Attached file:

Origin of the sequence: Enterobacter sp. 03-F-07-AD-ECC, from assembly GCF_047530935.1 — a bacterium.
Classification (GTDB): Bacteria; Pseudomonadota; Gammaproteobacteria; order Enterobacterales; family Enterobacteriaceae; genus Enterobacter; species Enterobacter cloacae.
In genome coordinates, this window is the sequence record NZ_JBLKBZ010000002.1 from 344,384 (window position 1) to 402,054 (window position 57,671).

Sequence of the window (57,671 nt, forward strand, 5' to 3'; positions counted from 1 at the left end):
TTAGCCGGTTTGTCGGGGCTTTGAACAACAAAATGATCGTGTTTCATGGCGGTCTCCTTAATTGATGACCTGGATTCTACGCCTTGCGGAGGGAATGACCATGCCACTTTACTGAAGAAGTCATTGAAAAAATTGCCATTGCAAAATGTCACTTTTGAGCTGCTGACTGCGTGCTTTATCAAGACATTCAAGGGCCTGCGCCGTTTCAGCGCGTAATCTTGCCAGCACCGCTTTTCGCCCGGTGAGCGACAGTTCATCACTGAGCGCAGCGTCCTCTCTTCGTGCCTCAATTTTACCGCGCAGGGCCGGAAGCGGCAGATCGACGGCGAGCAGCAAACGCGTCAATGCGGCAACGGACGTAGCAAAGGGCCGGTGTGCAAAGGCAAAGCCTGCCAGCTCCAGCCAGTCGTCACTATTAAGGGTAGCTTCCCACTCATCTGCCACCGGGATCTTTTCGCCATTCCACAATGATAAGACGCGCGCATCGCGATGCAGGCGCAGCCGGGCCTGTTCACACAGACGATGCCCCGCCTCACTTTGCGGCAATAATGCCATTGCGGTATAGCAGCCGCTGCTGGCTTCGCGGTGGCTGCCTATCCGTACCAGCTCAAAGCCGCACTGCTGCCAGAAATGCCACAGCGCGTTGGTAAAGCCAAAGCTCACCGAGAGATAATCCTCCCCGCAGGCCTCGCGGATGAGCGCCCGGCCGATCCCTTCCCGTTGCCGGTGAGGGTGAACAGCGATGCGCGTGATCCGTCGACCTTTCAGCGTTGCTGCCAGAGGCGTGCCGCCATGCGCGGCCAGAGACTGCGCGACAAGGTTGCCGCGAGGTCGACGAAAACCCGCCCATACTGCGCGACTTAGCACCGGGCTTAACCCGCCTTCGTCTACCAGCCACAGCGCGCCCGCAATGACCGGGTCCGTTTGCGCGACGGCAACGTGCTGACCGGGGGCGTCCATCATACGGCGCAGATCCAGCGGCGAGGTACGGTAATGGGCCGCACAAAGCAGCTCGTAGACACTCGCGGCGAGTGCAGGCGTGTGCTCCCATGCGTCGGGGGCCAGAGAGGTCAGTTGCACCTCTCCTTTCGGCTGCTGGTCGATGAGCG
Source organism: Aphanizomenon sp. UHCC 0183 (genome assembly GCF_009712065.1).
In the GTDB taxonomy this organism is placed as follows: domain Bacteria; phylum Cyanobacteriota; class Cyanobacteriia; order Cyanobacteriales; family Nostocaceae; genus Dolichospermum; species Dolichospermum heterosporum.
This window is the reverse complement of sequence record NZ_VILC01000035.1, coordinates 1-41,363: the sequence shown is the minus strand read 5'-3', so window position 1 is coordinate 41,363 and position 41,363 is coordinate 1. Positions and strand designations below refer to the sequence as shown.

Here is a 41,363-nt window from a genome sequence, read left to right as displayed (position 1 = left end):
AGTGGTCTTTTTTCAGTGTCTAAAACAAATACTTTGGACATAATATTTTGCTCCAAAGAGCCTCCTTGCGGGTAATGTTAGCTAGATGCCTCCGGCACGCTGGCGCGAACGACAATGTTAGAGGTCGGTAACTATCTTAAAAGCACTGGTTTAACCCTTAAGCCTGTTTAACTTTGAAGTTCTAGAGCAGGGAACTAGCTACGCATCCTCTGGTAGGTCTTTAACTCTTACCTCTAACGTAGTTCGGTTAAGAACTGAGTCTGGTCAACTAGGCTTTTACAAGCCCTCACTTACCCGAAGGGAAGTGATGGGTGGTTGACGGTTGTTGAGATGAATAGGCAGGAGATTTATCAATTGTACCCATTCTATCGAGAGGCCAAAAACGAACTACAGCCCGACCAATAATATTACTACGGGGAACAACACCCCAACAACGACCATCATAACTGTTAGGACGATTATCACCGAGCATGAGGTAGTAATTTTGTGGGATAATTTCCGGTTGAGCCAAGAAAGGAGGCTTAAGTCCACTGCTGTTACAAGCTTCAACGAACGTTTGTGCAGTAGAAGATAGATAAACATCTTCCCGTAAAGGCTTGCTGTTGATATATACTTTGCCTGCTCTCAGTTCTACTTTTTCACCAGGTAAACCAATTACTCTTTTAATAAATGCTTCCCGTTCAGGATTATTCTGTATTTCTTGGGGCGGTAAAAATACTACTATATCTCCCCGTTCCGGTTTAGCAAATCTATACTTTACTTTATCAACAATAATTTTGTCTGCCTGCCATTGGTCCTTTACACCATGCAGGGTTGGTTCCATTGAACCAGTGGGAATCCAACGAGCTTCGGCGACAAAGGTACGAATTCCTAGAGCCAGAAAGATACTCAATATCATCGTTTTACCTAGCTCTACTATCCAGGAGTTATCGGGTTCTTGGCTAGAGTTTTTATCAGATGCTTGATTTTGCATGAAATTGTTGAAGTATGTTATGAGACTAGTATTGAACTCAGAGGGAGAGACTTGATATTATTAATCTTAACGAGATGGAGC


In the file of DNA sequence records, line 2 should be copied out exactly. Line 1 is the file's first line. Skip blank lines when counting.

Classification (GTDB): Bacteria; Pseudomonadota; Gammaproteobacteria; order Enterobacterales; family Enterobacteriaceae; genus Enterobacter; species Enterobacter cloacae.